SolarRoof.cool is my website about the Tesla Solarglass Roof, Powerwall, and (probably) everything you’d ever want to know about Tesla’s clean energy products.
I was lucky enough to have one of the first Tesla Solarglass Roofs installed at my house. It’s still the early days for the wider ramp-up of this product, and Tesla’s marketing website for the Solarglass roof is, well, confidently understated. (The information is all accurate, of course, but there’s also not gobs of information out there to satiate people like me that can read complex detail for hours and hours).
The limited early information available on the internet about this product left a lot of interested customers—even those who had already placed down deposits on it—with a wide variety of open questions. It’s not unusual for Tesla customers to share newly discovered product details by word of mouth by early owners.
So, there was an opportunity.
My plan as a new owner was to put together an evergreen resource that balanced a lot of the following:
- Share really nice photos of my roof and related hardware.
- Be openly transparent and share real-time metrics from our roof.
- Try to answer a lot of the open community questions specific to the solarglass roof—information I could glean from my install process that hadn’t yet been shared on the internet.
- Assume no existing knowledge—give anyone just finding out about the Solarglass roof (and Solar as a whole) a crash course in why you would want this on your house.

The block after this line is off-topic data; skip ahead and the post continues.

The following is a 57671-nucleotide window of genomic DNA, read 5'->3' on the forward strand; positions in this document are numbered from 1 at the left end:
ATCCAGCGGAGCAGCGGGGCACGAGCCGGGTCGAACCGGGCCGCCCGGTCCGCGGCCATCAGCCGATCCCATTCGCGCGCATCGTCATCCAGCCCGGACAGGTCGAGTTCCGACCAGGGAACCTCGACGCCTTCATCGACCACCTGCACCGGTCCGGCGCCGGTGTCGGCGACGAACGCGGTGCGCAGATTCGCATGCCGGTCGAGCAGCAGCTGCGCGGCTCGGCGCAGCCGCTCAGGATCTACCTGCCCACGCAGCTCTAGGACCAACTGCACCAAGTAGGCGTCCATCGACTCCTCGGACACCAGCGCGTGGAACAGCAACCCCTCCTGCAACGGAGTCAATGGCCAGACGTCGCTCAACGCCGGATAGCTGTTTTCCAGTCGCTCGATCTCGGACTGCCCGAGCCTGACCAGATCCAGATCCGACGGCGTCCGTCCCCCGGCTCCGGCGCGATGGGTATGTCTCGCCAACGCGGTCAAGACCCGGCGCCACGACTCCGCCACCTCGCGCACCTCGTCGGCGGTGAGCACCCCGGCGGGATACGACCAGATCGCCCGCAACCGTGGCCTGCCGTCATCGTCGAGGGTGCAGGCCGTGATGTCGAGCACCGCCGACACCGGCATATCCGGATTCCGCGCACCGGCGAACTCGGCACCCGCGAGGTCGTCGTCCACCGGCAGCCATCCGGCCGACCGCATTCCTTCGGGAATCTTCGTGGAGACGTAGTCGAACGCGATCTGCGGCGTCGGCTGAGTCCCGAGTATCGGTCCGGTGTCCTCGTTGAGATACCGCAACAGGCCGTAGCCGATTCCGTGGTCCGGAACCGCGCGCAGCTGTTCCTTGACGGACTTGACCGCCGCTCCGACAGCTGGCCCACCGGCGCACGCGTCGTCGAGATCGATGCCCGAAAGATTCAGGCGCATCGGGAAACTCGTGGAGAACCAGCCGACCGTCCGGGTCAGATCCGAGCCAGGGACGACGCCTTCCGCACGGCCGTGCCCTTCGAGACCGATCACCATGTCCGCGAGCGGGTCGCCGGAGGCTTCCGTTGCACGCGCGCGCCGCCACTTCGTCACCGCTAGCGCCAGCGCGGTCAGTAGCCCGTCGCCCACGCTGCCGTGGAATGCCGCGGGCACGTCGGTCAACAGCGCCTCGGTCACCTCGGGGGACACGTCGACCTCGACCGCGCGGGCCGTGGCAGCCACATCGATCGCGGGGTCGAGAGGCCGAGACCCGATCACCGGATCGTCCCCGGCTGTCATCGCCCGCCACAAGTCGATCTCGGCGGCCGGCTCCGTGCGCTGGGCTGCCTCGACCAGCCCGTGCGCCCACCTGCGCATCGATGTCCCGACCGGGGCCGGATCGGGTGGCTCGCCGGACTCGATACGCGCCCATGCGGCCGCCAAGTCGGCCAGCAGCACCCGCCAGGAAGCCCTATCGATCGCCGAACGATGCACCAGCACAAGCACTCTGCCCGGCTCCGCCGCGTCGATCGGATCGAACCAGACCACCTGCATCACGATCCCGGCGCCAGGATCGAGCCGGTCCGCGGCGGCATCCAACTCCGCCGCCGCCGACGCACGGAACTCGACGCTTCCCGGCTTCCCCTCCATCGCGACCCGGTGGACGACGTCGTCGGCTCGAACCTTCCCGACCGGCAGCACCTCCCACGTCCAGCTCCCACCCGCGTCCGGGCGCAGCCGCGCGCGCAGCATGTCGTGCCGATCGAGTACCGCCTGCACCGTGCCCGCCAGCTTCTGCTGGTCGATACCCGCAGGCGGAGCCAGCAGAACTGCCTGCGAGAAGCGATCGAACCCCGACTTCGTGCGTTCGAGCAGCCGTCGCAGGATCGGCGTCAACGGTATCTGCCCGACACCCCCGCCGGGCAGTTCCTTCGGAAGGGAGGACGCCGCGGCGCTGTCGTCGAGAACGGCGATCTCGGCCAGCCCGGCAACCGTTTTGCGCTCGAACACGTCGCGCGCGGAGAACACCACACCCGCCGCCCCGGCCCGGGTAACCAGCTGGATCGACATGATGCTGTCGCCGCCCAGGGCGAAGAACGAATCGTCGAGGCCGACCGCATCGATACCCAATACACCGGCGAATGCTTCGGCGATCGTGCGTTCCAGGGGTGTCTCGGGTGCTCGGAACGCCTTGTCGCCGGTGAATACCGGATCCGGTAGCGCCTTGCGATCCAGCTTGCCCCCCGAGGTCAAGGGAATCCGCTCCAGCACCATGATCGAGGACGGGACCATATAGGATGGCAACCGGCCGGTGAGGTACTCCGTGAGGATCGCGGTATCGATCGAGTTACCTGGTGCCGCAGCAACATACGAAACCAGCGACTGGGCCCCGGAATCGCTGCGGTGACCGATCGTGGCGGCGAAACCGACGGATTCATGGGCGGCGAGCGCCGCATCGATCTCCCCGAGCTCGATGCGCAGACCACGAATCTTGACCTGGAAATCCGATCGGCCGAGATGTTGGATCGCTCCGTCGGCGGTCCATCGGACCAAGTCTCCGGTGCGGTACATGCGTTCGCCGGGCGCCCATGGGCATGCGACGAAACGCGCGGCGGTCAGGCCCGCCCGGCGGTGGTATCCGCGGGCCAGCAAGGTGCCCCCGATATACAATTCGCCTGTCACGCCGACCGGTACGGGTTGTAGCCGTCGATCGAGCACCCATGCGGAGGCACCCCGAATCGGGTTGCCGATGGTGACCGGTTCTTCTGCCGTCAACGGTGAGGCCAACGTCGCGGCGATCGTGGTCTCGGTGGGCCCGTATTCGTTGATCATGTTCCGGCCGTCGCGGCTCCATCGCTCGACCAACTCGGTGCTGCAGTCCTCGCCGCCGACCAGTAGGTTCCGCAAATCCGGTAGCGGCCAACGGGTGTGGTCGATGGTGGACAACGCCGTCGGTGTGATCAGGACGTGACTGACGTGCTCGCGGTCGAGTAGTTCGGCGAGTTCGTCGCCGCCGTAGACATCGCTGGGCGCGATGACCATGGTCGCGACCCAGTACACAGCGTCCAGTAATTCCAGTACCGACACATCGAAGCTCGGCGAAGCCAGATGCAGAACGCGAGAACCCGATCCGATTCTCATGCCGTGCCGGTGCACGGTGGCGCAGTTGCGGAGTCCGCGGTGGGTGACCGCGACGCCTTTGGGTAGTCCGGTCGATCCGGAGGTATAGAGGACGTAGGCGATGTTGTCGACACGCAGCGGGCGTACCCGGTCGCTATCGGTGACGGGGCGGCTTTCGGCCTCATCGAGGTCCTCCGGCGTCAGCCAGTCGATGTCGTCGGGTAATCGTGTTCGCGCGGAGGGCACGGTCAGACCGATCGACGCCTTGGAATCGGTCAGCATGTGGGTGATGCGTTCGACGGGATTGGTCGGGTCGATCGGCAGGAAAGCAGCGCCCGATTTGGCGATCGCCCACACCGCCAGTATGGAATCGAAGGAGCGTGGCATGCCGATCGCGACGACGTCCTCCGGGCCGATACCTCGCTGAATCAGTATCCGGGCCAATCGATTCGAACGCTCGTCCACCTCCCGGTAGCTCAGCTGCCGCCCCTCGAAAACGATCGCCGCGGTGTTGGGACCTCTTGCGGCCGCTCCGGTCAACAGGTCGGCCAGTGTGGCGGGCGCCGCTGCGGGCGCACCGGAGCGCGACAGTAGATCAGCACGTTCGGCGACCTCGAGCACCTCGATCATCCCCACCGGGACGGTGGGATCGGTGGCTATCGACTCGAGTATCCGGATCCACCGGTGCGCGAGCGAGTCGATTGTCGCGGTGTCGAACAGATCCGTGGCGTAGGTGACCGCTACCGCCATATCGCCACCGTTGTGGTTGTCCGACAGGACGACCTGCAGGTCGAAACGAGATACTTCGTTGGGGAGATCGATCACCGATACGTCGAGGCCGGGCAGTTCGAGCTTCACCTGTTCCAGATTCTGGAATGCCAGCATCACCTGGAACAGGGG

Over a few weeks, I built SolarRoof.cool. I wrote the essay from the ground up, went spelunking with the Tesla API to get real-time data from my roof (which I’m rate-limiting and caching responsibly), took beautiful photos of my newly painted house, and built all this into a new site on top of my now well-established hobby CMS.
I think I executed well here. I probably wrote too-long of an essay—it came out to just over 9k words—but I surely achieved my goals. SolarRoof.cool got a lot of attention, thanks to traffic pushes from Reddit and Electrek. I’ve served up hundreds of gigabytes of content, and based on my numbers, there’s no end to the traffic in sight.
As far as design choices go, I chose to publish initially as one long-form essay with images inline. I presumed that I was going to hit a lot of “general” eyes vaguely interested in Tesla as a whole, but probably not an audience interested in enough detail to click around aimlessly on a website, no matter how nice it is. So my goal here was to try to have a bounce rate of zero by putting everything on one page—you could keep scrolling if you just wanted to see a different section or a new picture.
As initial traffic is slowing down, I’m going to refactor site to target a different visitor—one who is specifically interested in the Solarglass roof.
I plan to separate the website into topically-relevant pages, to allow for better organic search accessibility. Someone interested in how Powerwall works with Solarglass should be able to get straight to the section on Powerwall from search results—not just generically get to the page and have to search for the information within. Another person wanting my installation story should quickly get straight to my install timeline. I’m making this decision to serve my hypothesis that a spread-out page structure will make the site as a whole a permanent evergreen resource, bringing more organic search traffic—and more long-tail eyes in general—onto the site.